Over-reaching in your business


One of the easiest mistakes to make in a small business, and especially in start-ups, is to take on every new prospective customer or client who walks in the door.

The other day a small group of us (actually my parents and my wife and I) went out for Sunday lunch in a country pub. We had booked in advance.

When we arrived my father spotted the lady who turned out to be the manager standing behind the bar. My Dad gave our name and said we had booked a table for four. This drew the response “Can you wait, please? We have a table for nineteen just arrived.” Despite the “please” this response sounded rather terse; in fact rude.

Feed us!

After about ten minutes wait, and ten minutes after our booking, we were seated. We then sat there for fifteen minutes or so waiting to give our orders, and then waited getting on for an hour for our starters. OK, we could have left, but we would have been hard pressed after the time that had elapsed to find anywhere else to serve us.

When the starters arrived, there were only three. They had forgotten about the fourth, but when bringing the three the waitress did not notice we were one short, or did not think it odd. We thought she just could not carry the fourth rather than it had been forgotten, so we had to call her back when it was apparent it would not come on its own.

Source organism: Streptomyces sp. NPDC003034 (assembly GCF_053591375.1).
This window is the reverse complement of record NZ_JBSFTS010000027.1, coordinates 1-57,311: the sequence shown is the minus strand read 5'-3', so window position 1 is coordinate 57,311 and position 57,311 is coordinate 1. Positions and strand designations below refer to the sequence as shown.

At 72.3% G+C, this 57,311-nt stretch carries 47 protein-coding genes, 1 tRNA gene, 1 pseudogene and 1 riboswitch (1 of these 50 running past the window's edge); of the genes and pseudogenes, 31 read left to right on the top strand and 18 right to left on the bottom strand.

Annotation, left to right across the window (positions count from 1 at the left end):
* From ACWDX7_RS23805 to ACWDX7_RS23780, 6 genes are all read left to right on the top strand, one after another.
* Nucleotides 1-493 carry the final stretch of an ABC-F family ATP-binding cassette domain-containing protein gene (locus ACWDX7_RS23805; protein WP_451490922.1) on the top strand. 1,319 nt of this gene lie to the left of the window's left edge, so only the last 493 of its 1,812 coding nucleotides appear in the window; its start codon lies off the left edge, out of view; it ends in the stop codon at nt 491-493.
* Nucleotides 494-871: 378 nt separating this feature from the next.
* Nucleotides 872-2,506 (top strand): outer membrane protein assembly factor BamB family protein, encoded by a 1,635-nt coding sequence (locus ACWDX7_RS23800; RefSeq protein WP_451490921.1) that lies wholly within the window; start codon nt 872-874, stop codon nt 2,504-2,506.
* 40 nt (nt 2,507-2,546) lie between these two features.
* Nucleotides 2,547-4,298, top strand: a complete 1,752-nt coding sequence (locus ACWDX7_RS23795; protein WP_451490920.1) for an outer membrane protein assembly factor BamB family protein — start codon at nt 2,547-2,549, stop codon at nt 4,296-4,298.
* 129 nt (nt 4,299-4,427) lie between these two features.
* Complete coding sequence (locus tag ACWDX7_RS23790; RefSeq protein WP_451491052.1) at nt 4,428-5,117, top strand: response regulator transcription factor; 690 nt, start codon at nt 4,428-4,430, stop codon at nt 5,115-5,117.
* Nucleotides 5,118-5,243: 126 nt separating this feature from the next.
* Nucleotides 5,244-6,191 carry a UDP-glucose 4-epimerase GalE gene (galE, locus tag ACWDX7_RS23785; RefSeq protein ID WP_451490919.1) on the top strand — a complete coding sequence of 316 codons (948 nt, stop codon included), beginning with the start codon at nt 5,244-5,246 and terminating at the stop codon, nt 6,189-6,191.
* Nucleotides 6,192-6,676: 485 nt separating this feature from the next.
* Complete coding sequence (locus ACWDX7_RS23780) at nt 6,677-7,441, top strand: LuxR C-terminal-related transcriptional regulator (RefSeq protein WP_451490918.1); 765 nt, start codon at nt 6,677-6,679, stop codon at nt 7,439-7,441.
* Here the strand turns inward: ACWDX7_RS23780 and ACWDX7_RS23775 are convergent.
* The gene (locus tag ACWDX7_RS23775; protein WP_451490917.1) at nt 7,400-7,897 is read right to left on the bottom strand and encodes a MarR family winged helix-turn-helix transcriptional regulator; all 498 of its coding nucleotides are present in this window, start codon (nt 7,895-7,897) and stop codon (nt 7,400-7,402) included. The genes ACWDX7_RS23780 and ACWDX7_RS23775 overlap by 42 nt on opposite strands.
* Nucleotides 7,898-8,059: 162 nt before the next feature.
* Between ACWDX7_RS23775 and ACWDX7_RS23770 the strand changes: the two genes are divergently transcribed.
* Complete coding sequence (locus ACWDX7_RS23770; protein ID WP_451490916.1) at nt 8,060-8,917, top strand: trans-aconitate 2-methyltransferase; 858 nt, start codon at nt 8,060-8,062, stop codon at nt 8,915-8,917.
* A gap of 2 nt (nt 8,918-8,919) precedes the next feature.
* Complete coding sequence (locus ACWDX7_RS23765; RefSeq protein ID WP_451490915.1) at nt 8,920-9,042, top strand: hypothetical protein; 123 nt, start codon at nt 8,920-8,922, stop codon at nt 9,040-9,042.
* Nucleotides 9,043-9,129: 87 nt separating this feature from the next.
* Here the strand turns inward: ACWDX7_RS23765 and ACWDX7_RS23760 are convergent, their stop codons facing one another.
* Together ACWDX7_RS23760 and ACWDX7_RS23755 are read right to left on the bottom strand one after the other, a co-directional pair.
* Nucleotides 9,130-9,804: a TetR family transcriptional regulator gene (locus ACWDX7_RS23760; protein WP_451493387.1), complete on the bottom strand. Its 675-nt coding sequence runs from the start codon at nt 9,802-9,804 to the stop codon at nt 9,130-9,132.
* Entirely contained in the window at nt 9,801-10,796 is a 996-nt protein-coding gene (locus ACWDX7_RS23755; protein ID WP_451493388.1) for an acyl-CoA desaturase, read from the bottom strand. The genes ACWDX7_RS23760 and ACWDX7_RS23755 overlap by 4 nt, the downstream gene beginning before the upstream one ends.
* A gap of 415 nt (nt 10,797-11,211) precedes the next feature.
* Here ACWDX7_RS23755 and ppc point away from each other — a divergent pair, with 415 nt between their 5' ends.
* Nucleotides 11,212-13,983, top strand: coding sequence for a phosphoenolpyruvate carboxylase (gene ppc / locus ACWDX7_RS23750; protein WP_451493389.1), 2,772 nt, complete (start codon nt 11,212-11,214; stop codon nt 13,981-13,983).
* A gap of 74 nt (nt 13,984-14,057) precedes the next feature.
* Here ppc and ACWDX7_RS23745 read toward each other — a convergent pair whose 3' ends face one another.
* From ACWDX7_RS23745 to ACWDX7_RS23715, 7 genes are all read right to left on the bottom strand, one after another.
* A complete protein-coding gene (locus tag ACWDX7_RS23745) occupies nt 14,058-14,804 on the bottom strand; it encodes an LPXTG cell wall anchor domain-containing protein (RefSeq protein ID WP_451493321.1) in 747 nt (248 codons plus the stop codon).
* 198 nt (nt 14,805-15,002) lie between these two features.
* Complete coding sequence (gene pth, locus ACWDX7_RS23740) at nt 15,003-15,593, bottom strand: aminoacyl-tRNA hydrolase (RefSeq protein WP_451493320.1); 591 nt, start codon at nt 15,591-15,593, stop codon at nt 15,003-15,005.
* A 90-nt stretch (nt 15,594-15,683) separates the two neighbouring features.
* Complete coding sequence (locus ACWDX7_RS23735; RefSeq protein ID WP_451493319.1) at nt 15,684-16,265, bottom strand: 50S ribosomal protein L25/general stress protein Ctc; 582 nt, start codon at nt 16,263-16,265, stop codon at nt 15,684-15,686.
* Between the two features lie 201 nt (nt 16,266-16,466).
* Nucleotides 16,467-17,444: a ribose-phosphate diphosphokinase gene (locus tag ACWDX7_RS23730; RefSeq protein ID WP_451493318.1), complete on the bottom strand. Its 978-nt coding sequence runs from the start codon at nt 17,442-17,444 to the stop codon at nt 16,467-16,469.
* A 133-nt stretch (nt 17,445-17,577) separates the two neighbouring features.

So the lunch went on as did our frustration. By the time the entrées, well, roasts had been eaten we had been in the place for over two hours. We did not have the stamina to wait for any further orders, so we skipped dessert, asked for the bill and left.

Too little, too late

When we were at the door the manager came and apologised for our poor service, said they had two very large tables, and had a lot of “walk-ins”. I suggested they should have turned away the “walk-ins” they could not cope with. At least they would know to book next time.

The food when it came had been really quite good, but the service was so chaotic that it is unlikely we will return to the pub-restaurant as they say “any time soon”.

Promises, promises

Our family has not been having much luck in this area. Recently we consulted a professional firm (not accountants or tax advisers) about an issue. Despite assuring us on our initial visit to their office that they would accept our instructions, following which we furnished a lot of information, they did nothing for weeks. They were thoroughly unresponsive, ignoring emails and did not get back to us in response to three telephone calls in five days asking for an update. I suspect they were out of their depth.

We have the impression that they did absolutely nothing, either because of lack of organization or because they lack the resources. Even though we have now informed them in writing that we will go to another firm, we have not even had the courtesy of an apology for their failure.

Yielding to temptation can cost reputation

Of course it is exciting when there are lots of people walking through our doors asking us to work for them. We do all need to think whether we have the resources to service the new business, or can get that support so that we deliver on time and efficiently so much so that we build our reputation.

The pub and the professional firm are ruining their reputations by failing to deliver quickly and efficiently It is such an easy mistake to make. Have you experienced this problem when doing business with others?

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